Madonna's "Bedtime Story" music video ranks as one of the five most expensive music videos ever made. Mark Romanek was one of the most acclaimed of music video directors having worked on Nine Inch Nails' "Closer," k.d. lang's "Constant Craving," and En Vogue's "Free Your Mind." He set the pulsing electronic pop of "Bedtime Story" to a visual that shows Madonna subjected to some type of scientific test where she falls asleep and travels to a dream world filled with new age symbols and content. The Museum of Modern Art in New York added the music video to its permanent collection for its groundbreaking artistry.
At the time of its release, Madonna's "Justify My Love" music video was one of the most controversial ever filmed by a major pop artist. The explicit sexual content caused it to be banned by MTV. Angry at the ban, Madonna appeared on ABC's Nightline to defend her work. A decision was made to release the music video as a video single and it promptly became the biggest selling video single of all time. The clip features Madonna's then boyfriend, actor and model Tony Ward, and it was directed by Jean-Baptiste Mondino who had worked with Madonna on the music video for "Open Your Heart." Today "Justify My Love" holds up both musically and visually while not seeming as shocking as when first released.
Filmed as a fast pace time lapse exploration of everyday life in cities around the world, the Jonas Akerlund directed music video for "Ray Of Light" is one of Madonna's most celebrated. It won the Grammy Award for Best Short Form Video as well as five MTV Video Music Awards. The song also received two Grammy Awards and was nominated for Song of the Year. Warner Brothers released a 40,000 copy limited edition VHS of the "Ray Of Light" music video that offered a clearer picture and better sound quality than could be obtained on a television broadcast.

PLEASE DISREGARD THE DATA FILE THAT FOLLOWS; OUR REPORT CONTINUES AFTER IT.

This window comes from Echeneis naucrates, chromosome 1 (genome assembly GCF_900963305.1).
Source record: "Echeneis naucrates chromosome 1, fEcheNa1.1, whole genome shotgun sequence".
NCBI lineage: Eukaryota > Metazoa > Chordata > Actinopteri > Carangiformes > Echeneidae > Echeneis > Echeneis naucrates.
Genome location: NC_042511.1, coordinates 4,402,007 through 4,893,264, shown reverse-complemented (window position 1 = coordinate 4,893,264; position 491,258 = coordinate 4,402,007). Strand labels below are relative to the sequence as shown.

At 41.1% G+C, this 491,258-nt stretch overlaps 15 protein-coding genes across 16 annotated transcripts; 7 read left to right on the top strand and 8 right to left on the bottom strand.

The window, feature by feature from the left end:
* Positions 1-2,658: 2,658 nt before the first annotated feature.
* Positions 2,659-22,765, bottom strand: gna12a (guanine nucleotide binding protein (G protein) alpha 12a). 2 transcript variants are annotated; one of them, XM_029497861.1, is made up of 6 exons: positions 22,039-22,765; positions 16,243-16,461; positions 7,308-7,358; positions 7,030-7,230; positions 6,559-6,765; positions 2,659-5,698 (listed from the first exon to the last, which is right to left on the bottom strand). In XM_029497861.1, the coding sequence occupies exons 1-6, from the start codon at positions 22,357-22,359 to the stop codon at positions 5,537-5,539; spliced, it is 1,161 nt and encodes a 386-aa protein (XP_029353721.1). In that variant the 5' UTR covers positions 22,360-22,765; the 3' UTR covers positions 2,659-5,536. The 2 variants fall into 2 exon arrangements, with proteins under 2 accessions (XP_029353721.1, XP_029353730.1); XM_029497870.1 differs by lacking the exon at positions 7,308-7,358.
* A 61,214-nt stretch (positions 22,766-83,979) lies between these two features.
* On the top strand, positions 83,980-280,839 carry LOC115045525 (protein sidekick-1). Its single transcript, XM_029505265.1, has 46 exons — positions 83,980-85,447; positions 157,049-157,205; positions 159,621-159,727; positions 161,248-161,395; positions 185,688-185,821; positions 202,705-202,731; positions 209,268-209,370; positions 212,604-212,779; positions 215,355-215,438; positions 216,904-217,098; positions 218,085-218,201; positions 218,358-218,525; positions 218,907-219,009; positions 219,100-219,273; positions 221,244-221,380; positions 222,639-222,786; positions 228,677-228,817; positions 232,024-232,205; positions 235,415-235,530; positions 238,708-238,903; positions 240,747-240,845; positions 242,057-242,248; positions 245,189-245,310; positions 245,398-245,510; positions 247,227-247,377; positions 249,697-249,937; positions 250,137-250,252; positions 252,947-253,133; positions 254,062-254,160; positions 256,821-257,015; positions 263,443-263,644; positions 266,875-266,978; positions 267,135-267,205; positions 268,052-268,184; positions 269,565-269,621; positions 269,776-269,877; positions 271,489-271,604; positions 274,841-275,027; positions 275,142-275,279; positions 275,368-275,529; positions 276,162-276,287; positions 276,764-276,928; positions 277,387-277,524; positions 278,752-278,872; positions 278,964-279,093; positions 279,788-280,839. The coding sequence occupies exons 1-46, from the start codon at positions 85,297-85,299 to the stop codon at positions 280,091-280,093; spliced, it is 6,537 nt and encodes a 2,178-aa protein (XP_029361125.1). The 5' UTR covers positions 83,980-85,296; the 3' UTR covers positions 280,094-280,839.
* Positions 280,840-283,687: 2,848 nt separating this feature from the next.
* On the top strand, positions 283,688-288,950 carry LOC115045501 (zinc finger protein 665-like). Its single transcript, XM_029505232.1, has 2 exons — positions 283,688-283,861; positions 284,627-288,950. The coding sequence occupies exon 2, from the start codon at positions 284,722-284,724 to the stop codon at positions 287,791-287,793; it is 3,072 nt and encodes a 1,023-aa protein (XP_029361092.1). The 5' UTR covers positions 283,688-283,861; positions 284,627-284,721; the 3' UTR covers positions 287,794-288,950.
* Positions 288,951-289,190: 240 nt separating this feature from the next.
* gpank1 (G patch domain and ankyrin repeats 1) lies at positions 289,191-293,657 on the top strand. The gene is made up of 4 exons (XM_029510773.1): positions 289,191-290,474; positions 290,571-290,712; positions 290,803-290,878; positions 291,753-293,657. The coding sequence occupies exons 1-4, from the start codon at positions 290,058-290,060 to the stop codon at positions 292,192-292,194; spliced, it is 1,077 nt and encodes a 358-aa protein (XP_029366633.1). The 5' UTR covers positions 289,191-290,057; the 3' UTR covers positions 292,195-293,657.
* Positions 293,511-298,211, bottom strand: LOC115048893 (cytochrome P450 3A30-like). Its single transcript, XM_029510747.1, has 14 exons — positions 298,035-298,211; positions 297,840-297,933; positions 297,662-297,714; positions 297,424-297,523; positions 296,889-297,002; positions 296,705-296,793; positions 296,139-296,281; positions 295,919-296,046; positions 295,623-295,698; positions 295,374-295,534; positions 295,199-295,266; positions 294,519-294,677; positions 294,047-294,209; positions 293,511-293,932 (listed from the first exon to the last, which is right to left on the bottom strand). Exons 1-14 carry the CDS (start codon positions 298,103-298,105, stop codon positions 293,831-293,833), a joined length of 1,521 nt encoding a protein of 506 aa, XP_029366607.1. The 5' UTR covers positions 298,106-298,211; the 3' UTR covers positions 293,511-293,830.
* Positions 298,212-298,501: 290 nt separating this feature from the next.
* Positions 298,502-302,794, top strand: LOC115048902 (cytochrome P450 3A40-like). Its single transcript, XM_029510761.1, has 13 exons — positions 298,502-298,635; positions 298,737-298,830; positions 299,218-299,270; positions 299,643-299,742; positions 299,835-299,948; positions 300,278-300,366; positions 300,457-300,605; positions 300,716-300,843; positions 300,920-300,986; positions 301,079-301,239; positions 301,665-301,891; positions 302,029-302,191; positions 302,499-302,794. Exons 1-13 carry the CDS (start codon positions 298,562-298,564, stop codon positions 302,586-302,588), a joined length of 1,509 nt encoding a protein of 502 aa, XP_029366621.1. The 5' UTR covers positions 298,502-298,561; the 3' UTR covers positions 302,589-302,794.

Madonna aimed for the "Like a Prayer" music video to be the most challenging and provocative work yet of her career. At the core of the concepts in the video is a forbidden interracial love story. However, the music video adds on additional symbolism with burning crosses, mistaken arrest of a black man, tears from a religious icon, and the religious ecstasy of a gospel choir. Pepsi had signed a promotional agreement with Madonna that resulted in her premiering a Pepsi commercial during the Cosby Show the day before the first airing of the controversial "Like a Prayer" video. Religious groups around the world protested the music video and called for boycotts of Pepsi. The soft drink company caved and pulled the advertising campaign but allowed Madonna to keep her five million dollar advance. Ultimately the MTV Video Music Awards nominated "Like a Prayer" for Video of the Year.
Reportedly hundreds of dancers were auditioned for the parts in Madonna's "Vogue" music video. The clip was directed by David Fincher who would later become one of today's most celebrated film directors. Many of the scenes in the video are deliberate recreations of the classic black and white 1940s fashion photography work of Horst P. Horst. Close-up poses echoed images of Hollywood stars such as Marilyn Monroe, Greta Garbo, Marlene Dietrich, and Jean Harlow. "Vogue" was filmed on an art deco themed set. Madonna generated controversy by wearing a lace blouse that seems to expose her breasts. MTV asked for it to be removed, but Madonna refused. What remained was a gorgeous and elegant tribute to the practice of voguing developed in the underground gay ballroom culture. The "Vogue" music video received nine MTV Video Music Award nominations winning three awards. Rolling Stone listed "Vogue" as the #2 music video of all time in 1999 second only to Michael Jackson's "Thriller."